Despite COVID-19 being why the exams are cancelled in the first place, it’s why they’re especially needed. For a lot of students, it has been harder to learn because of the pandemic, and the studying that exams require can help students actually remember the content. I can’t predict the future, but final exams—especially for AP and IB courses—are unlikely to be cancelled, and the need for this information doesn’t just disappear because mid-terms do.

Not to admit to knowing who JK Rowling is, but I’m aware that I sound like Hermione Granger right now. Regardless, my point about the merits of midterm exams still stands. They’re a useful review, they help raise grades and they provide a sense of normalcy. Just because something is hard, doesn’t mean it isn’t needed.

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Canceled midterms is a weight lift off our shoulders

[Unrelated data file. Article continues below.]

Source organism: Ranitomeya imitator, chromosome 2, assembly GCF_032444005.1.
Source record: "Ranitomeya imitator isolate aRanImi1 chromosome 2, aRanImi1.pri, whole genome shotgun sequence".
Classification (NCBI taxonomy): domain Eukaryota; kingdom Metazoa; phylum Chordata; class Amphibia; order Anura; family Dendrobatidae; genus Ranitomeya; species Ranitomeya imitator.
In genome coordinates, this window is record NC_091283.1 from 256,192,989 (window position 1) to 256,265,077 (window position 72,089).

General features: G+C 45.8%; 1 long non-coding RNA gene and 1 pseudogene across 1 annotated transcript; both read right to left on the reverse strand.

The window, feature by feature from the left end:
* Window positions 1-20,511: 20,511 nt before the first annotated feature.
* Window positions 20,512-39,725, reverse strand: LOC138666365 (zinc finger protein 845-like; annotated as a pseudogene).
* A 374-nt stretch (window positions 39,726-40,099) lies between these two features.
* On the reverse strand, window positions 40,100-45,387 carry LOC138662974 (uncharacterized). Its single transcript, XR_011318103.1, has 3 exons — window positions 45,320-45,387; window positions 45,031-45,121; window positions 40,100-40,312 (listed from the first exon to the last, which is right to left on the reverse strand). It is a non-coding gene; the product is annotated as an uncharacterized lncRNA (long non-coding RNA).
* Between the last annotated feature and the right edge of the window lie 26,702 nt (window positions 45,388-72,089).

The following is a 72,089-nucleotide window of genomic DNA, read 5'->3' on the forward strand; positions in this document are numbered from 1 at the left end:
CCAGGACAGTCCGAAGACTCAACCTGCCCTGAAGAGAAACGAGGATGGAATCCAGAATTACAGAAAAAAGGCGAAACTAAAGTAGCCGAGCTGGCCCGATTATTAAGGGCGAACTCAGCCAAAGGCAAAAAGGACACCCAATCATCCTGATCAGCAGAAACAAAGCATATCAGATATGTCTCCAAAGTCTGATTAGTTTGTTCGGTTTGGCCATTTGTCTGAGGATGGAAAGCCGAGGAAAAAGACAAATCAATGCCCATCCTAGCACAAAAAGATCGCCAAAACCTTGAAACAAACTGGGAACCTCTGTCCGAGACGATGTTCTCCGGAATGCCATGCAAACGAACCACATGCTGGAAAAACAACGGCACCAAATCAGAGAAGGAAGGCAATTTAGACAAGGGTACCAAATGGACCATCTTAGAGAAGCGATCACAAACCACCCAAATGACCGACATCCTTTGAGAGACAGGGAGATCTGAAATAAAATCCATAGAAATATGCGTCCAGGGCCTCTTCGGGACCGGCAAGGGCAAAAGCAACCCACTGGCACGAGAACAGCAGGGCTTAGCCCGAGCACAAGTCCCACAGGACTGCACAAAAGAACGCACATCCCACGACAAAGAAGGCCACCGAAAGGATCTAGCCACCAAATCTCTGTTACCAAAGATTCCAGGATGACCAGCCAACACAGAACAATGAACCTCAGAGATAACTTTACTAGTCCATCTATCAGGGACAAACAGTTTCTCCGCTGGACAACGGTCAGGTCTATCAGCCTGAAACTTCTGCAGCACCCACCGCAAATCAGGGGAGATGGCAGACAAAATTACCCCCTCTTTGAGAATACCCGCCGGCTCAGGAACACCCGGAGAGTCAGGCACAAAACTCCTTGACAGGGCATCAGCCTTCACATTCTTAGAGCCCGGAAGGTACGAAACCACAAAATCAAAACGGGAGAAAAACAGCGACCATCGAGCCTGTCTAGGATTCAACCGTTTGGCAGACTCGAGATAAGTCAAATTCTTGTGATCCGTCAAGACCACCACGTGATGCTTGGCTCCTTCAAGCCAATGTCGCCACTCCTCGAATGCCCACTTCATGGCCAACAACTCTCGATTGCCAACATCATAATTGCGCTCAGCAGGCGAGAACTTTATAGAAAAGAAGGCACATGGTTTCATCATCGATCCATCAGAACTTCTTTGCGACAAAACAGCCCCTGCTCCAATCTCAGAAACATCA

I love that midterms are cancelled. It’s just unnecessary stress and work for students to complete.

I believe that exams aren’t a reflection of your work, it’s the two quarter grades.  Exams do not evaluate what you’ve learned over the year, they are simply a memory test designed to see how much you can cram in one night.The assignments that teachers give are a true reflection of what you have learned, not a 50 minute exam. A timed test heightens the student’s anxiety, often causing them to perform poorly.